Where compassion and destitution meet Premium

01 September 2016 | by Luci McGovern
For one young English volunteer, a gap-year experience in Kolkata with Mother Teresa’s Missionaries of Charity was an experience that shaped her future

One of the world’s longest insurgencies has come to an end with a deal between the Colombian Government and the rebel group Farc. Here, a former hostage, held captive for six years, explains why she backs the deal and the efforts at reconciliation

Pledged to listen Premium

01 September 2016 | by Michael Sean Winters
The new head of the Vatican Congregation for Laity, Family and Life is an American whose appointment is part of Pope Francis’ attempts to increase the US representation in Rome. His pastoral experience will be needed to deal with some of the Church’s most neuralgic issues

The row over burkinis is a reminder not only of the attitude of Islam to women’s bodies but also of the presumptions about the female form in Christianity, Judaism and secular society

Getting into a jam Premium

01 September 2016 | by Rose Prince
A writer friend of mine is a very good cook. Food, she says, is a great distraction. She might just be sitting down at her desk all ready to tackle a new chapter, when suddenly she remembers that biscuit recipe snipped out of last week’s Sunday paper.

Second place won’t do Premium

18 August 2016 | by Martha Pskowski
The Olympic Games in Brazil will be followed next month by the Paralympics, which throw down a challenge to prejudice across the world but especially in the host nation

Martyred for Christ Premium

18 August 2016 | by Jimmy Burns
On the Feast of the Assumption 80 years ago, a group of priests was executed in northern Spain by Republicans. Yet the nation remains divided over the legacy of the Civil War and the anniversary of its outbreak has not been widely commemorated

Bishop Kevin Farrell, appointed to lead the new dicastery of family, marriage and the laity, brings a variety of experiences and aptitudes to his task...

The US presidential campaign has become one of the most bitter on record as Hillary Clinton and Donald Trump vie to be elected commander in chief in November. Catholic voters, especially the swing ones in key marginal states, could be the passport to the White House...

The scene of the terrible murder of Fr Jacques Hamel, at daily Mass in a small town, recalls the roots of Christianity and is a reminder of how so many people experience the Church

In a deprived corner of the UK, Christian meditation is a frequently used tool to counter the ravages of drink, drugs and homelessness, thanks to a former roadie for punk band The Damned

Many of the unprecedented number of Christians fleeing violence across the Middle East have taken refuge in Jordan, where fellow Christians are struggling to help them

When you wish upon a star Premium

18 August 2016 | by Mark Faulkner
The holiday season owes its origins to holy days and the pilgrimage tradition. Today, even in the most unlikely of escapist destinations, more than a hint of ancient ritual survives

Hot stuff Premium

11 August 2016 | by N. O’Phile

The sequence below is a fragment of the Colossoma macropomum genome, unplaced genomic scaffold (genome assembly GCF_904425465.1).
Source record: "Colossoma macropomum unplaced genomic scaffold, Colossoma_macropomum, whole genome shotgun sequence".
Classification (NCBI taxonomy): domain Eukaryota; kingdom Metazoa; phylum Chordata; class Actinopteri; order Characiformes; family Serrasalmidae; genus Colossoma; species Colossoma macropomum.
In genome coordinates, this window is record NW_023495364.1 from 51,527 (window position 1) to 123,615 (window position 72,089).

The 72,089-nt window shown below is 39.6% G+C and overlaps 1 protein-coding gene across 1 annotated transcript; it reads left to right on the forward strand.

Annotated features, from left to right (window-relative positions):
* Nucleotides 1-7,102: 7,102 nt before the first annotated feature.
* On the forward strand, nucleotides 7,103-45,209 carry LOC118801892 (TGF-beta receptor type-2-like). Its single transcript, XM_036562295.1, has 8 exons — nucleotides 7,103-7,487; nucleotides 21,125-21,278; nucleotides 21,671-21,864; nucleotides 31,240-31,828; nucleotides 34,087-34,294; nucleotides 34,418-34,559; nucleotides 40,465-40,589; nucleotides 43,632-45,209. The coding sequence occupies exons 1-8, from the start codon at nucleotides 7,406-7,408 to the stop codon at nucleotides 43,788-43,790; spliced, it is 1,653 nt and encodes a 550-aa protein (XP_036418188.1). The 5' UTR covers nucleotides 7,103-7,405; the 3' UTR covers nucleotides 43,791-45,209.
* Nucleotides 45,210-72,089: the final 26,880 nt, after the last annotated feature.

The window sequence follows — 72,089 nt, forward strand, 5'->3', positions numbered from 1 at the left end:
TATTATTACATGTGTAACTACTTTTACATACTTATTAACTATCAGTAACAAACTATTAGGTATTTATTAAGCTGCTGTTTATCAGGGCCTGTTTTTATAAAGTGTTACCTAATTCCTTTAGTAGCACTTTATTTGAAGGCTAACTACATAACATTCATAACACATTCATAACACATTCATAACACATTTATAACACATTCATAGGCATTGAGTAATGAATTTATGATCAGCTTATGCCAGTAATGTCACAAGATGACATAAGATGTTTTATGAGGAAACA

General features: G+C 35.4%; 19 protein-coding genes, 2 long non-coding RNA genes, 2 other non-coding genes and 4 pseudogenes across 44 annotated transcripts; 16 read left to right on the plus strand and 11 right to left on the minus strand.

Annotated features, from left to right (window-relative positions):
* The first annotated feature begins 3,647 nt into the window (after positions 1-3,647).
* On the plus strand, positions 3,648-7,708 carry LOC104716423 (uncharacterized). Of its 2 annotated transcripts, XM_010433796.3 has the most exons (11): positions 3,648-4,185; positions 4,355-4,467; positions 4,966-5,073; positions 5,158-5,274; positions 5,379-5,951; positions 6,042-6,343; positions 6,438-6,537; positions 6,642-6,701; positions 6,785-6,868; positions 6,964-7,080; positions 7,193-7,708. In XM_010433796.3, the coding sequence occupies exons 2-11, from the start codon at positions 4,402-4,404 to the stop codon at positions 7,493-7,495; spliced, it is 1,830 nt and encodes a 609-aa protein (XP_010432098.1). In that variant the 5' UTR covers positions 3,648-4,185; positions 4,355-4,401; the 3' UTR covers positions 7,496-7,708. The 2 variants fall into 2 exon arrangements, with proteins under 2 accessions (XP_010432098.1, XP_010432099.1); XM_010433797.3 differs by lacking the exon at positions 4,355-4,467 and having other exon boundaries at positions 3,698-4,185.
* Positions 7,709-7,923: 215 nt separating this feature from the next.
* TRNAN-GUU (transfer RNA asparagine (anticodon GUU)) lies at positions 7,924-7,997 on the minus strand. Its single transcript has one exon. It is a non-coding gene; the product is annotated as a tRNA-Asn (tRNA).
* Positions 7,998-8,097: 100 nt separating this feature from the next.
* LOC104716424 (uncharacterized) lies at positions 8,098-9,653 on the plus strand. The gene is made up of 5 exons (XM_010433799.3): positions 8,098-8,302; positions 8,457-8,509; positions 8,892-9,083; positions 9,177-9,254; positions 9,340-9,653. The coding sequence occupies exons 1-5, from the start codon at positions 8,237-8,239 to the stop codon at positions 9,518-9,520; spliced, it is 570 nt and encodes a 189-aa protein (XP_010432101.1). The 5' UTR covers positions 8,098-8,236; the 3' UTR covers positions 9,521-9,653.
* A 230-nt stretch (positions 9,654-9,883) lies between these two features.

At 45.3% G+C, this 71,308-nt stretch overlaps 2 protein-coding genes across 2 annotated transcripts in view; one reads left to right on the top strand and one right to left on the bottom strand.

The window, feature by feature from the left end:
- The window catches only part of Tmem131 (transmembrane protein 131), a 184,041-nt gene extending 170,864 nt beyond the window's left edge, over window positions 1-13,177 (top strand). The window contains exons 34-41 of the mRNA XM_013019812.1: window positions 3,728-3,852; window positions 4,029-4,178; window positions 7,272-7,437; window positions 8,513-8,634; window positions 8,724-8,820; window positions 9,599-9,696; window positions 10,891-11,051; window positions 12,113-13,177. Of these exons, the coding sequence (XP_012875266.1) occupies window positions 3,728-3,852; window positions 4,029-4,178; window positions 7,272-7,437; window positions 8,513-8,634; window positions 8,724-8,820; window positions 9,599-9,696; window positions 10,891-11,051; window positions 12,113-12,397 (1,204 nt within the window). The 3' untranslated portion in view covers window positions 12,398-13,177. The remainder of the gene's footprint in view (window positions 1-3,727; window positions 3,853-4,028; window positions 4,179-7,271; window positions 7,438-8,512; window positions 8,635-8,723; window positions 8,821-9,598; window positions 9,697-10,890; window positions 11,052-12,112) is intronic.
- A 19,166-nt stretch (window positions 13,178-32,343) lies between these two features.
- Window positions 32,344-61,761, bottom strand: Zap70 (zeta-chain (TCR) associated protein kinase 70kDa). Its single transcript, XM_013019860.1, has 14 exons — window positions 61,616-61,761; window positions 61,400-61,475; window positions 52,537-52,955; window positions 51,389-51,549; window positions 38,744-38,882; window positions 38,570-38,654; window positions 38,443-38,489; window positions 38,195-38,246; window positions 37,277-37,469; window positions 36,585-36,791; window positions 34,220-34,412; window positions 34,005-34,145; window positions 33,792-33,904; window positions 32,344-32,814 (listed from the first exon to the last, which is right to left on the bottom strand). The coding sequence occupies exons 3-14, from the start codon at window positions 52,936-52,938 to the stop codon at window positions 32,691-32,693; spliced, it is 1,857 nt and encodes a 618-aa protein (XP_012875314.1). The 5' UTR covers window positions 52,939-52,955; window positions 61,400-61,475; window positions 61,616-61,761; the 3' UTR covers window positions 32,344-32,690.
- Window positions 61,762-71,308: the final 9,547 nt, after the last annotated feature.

Apart from the skill of the winemakers, the reason for success is always the weather conditions

Glimpses of Eden Premium

11 August 2016 | by Jonathan Tulloch
When Jesus told us to consider the lilies, chances are he was referring not to the variety of hothouse flowers, but simple arable weeds – the flowers of the field.

Keeping faith with champions Premium

10 August 2016 | by Filipe d'Avillez
The man in charge of ministering to the spiritual needs of the competitors at the Olympics in Rio tells Filipe d’Avillez why the Church can learn from their discipline and dedication

Revelati­ons about the Irish national seminary, and the Archbishop of Dublin’s apparent loss of confidence in it, are casting doubts on the future of the institution

Questions of inclusion Premium

10 August 2016 | by Massimo Faggioli
The announcement of the commissioners who will study the possibility of a female diaconate indicates that Pope Francis wants to promote broad discussion of the issues and encourage significant contributions from women themselves

Read the signs of the times Premium

10 August 2016 | by Daniel O’Leary
Many people feel hopeless in the face of disaster after disaster, from the death of MP Jo Cox to the slaughter of innocents in Nice. But amid the chaos, there is space for hope

Not an end, a beginning Premium

10 August 2016 | by Sheila Isaac
A-level students will be told their results on Thursday. On what can be one of the most nerve-wracking days of their lives, it is essential to be prepared with strategies to deal with the grades they achieve

Over-egging it? Premium

04 August 2016 | by Rose Prince
Pregnant women are easily scared. In their very first antenatal appointment they will be told which foods to avoid. The list has grown since I had my first child. Then it was blue cheese and dairy products made with non-sterilised milk.

The brutal murder of a parish priest at his altar has focused attention on the delicate relationship between Church and state in a land still divided over the place of religion in society

From a legacy of persecution and martyrdom, the Church has emerged as a settled part of French life, with the curé a respected figure in the community, as an English priest serving in a French diocese explains

The Pope’s visit to Krakow was potentially awkward, but Francis was determined that the meeting of younger Catholics from around the world should present a positive vision of the future

Vultum Dei Quaerere: Sisters doing it for themselves Premium

03 August 2016 | by Patricia Rumsey
Pope Francis’ apostolic constitution on the contemplative life for women, published last month, offers encouragement and challenges to Religious and contemporary society

Sir David Goodall Premium

03 August 2016 | by Dominic Milroy OSB
Sir David Goodall who has died aged 84, was never more stretched as a diplomat than in the five years from 1982 to 1987, when as Deputy Secretary in the Cabinet Office and then as a Deputy Under-Secretary in the Foreign Office, he worked at the very centre of Margaret Thatcher’s Government.